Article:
36. The 19 April agreement between opposition and ruling majority formally broke down on 28 July 2021, when Georgian Dream announced that they withdrew from the agreement as, in its view, it had exhausted itself and as it was still not supported by the main opposition parties – including the largest opposition faction led by the UNM – as a result of which only the ruling party was bound by, and responsible for upholding, the agreement. The decision by GD to withdraw from the agreement, as well as the continued refusals by UNM to join the agreement,Note are deeply regrettable.
37. The April agreement stipulated that pre-term elections would be organised in 2022 if the GD would obtain less than 43% of support in the 2021 local elections. As we feared, this turned the local elections into a de facto plebiscite on the ruling majority, creating an extremely polarised and contentious election climate.
38. The local elections took place on 2 October 2021 with a second round on 30 October for those races for mayors and majoritarian city council members where none of the candidates had obtained the required majority in the first round. The IEOM, of which the Congress of Local and Regional Authorities of the Council of Europe was a part, concludedNote after the first round that these elections had been “competitive and well run, but marred by allegations of pressure on voters, vote-buying and an unlevel playing field”. The new legal framework had overall been adequate for the organisation of democratic elections but was overly complex and had the tendency to over-regulate many aspects of the election process. The election administration, which had managed the elections in an efficient manner, had been more pluralist as a result of its new composition. Regrettably, the national political debate had overshadowed local issues, resulting in an increasingly aggressive rhetoric with several cases of violence and physical confrontation recorded. The IEOM concluded that “significant imbalance in resources, insufficient oversight of campaign finances and an undue advantage of incumbency” had resulted in an unequal playing field in favour of the incumbent authorities, and that, similar to the 2021 parliamentary elections, persistent allegations of vote buying and pressure on voters had been recorded.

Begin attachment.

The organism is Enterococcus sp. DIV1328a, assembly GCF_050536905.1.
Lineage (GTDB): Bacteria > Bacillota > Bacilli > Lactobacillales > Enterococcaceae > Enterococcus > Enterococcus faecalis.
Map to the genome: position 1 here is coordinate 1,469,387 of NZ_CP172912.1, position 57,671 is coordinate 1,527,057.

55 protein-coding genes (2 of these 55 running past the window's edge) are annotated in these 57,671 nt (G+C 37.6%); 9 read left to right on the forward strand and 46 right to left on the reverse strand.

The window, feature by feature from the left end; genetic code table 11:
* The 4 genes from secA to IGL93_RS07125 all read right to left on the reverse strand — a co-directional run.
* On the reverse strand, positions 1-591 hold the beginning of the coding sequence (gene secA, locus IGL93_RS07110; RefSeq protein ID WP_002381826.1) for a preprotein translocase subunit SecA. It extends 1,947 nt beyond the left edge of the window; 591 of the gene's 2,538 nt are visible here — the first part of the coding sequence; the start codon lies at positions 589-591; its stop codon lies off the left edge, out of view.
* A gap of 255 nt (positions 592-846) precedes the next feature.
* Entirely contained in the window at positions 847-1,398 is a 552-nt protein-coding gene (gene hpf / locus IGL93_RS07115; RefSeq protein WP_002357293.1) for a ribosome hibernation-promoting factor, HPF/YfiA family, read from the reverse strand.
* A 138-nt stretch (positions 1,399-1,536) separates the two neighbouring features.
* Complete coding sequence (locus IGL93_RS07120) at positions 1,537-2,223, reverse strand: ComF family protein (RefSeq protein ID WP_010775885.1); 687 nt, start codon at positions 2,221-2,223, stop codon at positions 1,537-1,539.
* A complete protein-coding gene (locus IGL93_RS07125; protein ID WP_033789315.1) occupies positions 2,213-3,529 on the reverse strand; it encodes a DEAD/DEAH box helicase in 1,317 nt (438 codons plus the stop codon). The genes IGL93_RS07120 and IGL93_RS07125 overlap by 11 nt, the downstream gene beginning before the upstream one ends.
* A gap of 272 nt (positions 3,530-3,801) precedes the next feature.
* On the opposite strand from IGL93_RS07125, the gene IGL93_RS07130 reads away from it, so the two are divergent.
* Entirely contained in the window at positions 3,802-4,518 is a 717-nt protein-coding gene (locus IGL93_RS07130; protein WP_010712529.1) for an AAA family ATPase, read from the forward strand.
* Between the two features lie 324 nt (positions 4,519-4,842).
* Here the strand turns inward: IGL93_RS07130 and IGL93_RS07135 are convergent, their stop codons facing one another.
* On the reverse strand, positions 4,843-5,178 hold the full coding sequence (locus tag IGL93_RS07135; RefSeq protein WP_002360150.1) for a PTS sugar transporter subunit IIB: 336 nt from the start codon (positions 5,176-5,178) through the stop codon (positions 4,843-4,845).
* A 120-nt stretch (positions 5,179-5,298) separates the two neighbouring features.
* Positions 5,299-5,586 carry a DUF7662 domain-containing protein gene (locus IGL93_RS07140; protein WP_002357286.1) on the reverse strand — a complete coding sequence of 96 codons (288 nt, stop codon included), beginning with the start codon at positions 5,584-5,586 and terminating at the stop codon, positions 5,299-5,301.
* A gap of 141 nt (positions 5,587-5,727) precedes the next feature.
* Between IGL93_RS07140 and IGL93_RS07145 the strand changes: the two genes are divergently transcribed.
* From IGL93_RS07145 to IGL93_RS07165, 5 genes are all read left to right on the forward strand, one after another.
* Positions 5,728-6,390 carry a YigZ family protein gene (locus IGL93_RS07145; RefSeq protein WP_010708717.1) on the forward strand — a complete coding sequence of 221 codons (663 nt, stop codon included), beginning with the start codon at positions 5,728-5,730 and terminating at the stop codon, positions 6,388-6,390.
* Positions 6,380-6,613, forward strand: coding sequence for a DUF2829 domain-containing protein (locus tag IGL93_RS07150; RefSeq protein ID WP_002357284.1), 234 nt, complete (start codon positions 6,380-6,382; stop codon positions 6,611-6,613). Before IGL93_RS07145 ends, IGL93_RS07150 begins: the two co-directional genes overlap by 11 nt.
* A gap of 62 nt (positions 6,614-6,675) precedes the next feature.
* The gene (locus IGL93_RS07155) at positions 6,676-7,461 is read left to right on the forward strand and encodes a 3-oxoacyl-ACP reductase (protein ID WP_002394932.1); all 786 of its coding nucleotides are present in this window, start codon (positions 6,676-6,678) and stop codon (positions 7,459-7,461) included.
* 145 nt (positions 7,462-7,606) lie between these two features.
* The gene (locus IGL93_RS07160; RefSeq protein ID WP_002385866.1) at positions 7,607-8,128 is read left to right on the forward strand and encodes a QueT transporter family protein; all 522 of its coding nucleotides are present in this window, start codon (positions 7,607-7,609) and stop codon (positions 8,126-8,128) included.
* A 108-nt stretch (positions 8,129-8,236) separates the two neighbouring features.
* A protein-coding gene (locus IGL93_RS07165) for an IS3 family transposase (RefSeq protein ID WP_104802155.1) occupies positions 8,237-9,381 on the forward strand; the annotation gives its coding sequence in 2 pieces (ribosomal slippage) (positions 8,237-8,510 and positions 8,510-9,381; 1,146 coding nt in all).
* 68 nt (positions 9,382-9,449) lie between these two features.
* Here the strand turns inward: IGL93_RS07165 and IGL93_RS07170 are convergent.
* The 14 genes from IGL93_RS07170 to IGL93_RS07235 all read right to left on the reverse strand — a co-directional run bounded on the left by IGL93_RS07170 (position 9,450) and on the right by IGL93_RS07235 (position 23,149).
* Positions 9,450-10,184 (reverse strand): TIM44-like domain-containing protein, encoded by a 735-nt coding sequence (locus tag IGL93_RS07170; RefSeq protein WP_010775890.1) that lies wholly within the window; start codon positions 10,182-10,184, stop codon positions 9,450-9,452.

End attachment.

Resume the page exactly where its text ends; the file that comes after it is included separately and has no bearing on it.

39. Regrettably, increasingly acrimonious election campaigns; violent incidents between supporters of the ruling majority and opposition; as well as the abuse of administrativeNote resources and reports of pressure on voters, especially on civil servants have increasingly become a trend in Georgian elections, which is of concern. There can be no impunity for such practices and prompt action is necessary to prevent them turning into a permanent feature that would undermine the trust of the electoral contestants and voters in the election process. The authorities should fully and transparently investigate,Note and where necessary address, all alleged electoral violations and take all necessary measures to maintain and where necessary rebuild public trust in the election system. This is especially important in the context of the low public trust in the judiciary, on which the election complaints resolution system depends.
40. The polarisation of the political environment further exacerbated following the return of former President Saakashvili to the country and his subsequent arrest by the authorities. On 27 September former President Saakashvili announced on his Facebook page that he would return to Georgia on 2 October 2021, the day of the local elections, “to protect the will of the voters” and to “participate in saving the country”. On 1 October 2021 he announced that he had already arrived in Georgia. While originally denying that Mr Saakashvili was in the country, the authorities in the late afternoon of 1 October announced that they had arrested him as he had illegally entered the country. His return received a mixed reception, including from opposition parties, and was criticised for being disruptive of the electoral process for the local elections and not contributing to the political stability in the country.